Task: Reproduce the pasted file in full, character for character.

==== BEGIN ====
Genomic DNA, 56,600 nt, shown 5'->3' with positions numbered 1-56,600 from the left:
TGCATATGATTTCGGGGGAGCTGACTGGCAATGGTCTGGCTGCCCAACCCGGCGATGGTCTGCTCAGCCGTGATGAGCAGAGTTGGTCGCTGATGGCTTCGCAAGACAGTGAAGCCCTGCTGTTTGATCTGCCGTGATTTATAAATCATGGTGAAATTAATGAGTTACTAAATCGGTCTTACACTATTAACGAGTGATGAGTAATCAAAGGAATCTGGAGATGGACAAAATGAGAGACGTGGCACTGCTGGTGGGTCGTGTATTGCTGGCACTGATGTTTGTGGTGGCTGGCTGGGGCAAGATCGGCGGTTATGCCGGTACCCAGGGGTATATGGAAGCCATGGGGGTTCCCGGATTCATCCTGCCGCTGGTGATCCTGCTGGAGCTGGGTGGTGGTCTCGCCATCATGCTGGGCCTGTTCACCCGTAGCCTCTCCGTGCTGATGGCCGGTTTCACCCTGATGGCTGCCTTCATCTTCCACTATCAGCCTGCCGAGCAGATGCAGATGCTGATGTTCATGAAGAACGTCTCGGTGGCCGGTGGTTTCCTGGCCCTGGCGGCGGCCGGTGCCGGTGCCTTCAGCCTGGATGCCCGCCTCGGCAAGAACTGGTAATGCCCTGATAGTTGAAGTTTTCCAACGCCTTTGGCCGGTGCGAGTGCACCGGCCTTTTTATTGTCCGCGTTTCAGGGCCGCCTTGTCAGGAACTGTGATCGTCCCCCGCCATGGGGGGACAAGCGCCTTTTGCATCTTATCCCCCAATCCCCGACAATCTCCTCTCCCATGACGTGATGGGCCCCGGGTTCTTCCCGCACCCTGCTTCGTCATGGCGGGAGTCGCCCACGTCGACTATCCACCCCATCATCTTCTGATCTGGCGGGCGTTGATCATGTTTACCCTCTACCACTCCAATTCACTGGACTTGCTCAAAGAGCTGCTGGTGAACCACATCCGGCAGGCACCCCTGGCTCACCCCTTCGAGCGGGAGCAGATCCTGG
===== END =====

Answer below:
Genomic DNA, 56,600 nt, shown 5'->3' with positions numbered 1-56,600 from the left:
TGCATATGATTTCGGGGGAGCTGACTGGCAATGGTCTGGCTGCCCAACCCGGCGATGGTCTGCTCAGCCGTGATGAGCAGAGTTGGTCGCTGATGGCTTCGCAAGACAGTGAAGCCCTGCTGTTTGATCTGCCGTGATTTATAAATCATGGTGAAATTAATGAGTTACTAAATCGGTCTTACACTATTAACGAGTGATGAGTAATCAAAGGAATCTGGAGATGGACAAAATGAGAGACGTGGCACTGCTGGTGGGTCGTGTATTGCTGGCACTGATGTTTGTGGTGGCTGGCTGGGGCAAGATCGGCGGTTATGCCGGTACCCAGGGGTATATGGAAGCCATGGGGGTTCCCGGATTCATCCTGCCGCTGGTGATCCTGCTGGAGCTGGGTGGTGGTCTCGCCATCATGCTGGGCCTGTTCACCCGTAGCCTCTCCGTGCTGATGGCCGGTTTCACCCTGATGGCTGCCTTCATCTTCCACTATCAGCCTGCCGAGCAGATGCAGATGCTGATGTTCATGAAGAACGTCTCGGTGGCCGGTGGTTTCCTGGCCCTGGCGGCGGCCGGTGCCGGTGCCTTCAGCCTGGATGCCCGCCTCGGCAAGAACTGGTAATGCCCTGATAGTTGAAGTTTTCCAACGCCTTTGGCCGGTGCGAGTGCACCGGCCTTTTTATTGTCCGCGTTTCAGGGCCGCCTTGTCAGGAACTGTGATCGTCCCCCGCCATGGGGGGACAAGCGCCTTTTGCATCTTATCCCCCAATCCCCGACAATCTCCTCTCCCATGACGTGATGGGCCCCGGGTTCTTCCCGCACCCTGCTTCGTCATGGCGGGAGTCGCCCACGTCGACTATCCACCCCATCATCTTCTGATCTGGCGGGCGTTGATCATGTTTACCCTCTACCACTCCAATTCACTGGACTTGCTCAAAGAGCTGCTGGTGAACCACATCCGGCAGGCACCCCTGGCTCACCCCTTCGAGCGGGAGCAGATCCTGG